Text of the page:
Book Review: Jim Collins’ ‘Great by Choice’ a primer on how to manage through chaos

Mayor Dwain Hahs speaks during the grand opening ceremony for the Jackson Civic Center Sunday, Jan 24, 2016.
Southeast Missourian file

The bestselling business book “Good To Great” by Jim Collins is my favorite business book. I have referred to its principles many times during my career of leading organizations. I have found it relates to leading and building teams around the world whether in Asia, Europe, Latin America or the United States. The real companies’ examples from extensive research by Collins and his team bring alive the seven characteristics that enable companies to be successful over time.

“Great by Choice,” Jim Collins’ sequel book, analyzes how to lead a company to extended success in an environment of chaos, changing times and unexpected events. While there has always been “change” businesses have had to deal with, occasionally, the changes become dramatic either from a competitor, government, the economy or the present COVID-19 pandemic crisis.

Jim Collins and his co-author, Morton Hansen, built a framework of research. They studied many companies and did a deep dive on seven that were successful during uncertain and challenging times. Not just successful, but 10 times (10) as successful as their peers.

One example company was Southwest Airlines. Founded in 1972, it grew and thrived during a period of fuel price increases, deregulation, traffic controller strikes, recession and 9/11. And $10,000 invested in Southwest Airlines in 1972 would have grown to $12 million by 2002. The book reviews the characteristics of the successful companies and their leadership that lead to their success. Interestingly, the book also investigates the roll of luck in success.

The four core characteristics of 10 companies were found to be:

1) Fanatic Discipline — 10Xers are extremely consistent in action, adhering to strict values, goals, performance standards. They are relentless and unyielding in focusing on their goals. They describe this by examples of the 20-Mile March. By staying focused and disciplined — a marathon rather than a sprint — these firms are able to thrive in adverse business climates.

2) Empirical Creativity — Evidence shows that 10X companies aren’t more innovative than their less-successful competitors. However, they calibrate their creativity to a level of “threshold innovation.” Here their example is described as the principle of fire bullets, then cannonballs. A bullet is a low-cost and low-risk experiment that helps to validate what works (and what doesn’t). Based on the outcomes of that, 10X companies will then fire a cannonball, investing larger resources to enable returns from concentrated bets.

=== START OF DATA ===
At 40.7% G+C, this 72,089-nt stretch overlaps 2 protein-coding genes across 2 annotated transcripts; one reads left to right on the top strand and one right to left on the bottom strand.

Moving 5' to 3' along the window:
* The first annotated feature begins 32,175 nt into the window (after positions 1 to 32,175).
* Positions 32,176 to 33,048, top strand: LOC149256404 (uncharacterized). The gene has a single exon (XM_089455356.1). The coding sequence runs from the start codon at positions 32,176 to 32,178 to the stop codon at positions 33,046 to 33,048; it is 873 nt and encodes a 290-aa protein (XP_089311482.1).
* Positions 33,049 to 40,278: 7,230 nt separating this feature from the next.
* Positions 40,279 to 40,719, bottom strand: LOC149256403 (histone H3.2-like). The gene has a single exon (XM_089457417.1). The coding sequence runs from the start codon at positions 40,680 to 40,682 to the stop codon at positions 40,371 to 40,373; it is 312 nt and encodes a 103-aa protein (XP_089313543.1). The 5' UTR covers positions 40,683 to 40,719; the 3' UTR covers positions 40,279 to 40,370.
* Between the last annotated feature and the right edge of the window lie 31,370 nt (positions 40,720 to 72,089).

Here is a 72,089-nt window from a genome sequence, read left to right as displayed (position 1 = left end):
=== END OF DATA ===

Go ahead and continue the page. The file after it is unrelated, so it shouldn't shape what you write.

3) Productive Paranoia — Always vigilant, staying highly attuned to threats and changes in their environment (even when things are going great), 10Xers always assume that things may turn against them. They prepare through contingency plans and building margins of safety. A core philosophy of being paranoid is leading above the death line. 10Xers prepare for any unforeseen circumstances by building cash reserves and buffers.

4) Level 5 Ambition (extreme personal humility blended with intense professional will) which is captured by the adoption of a SMaC recipe. SMaC stands for Specific, Methodical and Consistent. It is clear and concrete guiding an enterprise on what to do and what not to do.

Finally, Collins concludes that 10X companies generate a better return on luck than their competitors. The firms did not have more good luck or less bad luck. Applying the leadership concepts above, however, they were able to survive better when hit with bad luck, and bounce back faster in times of good luck or opportunities.

Dwain Hahs is the mayor of Jackson, Missouri. He previously served as a business executive with Bausch & Lomb in the United States, Europe and Asia.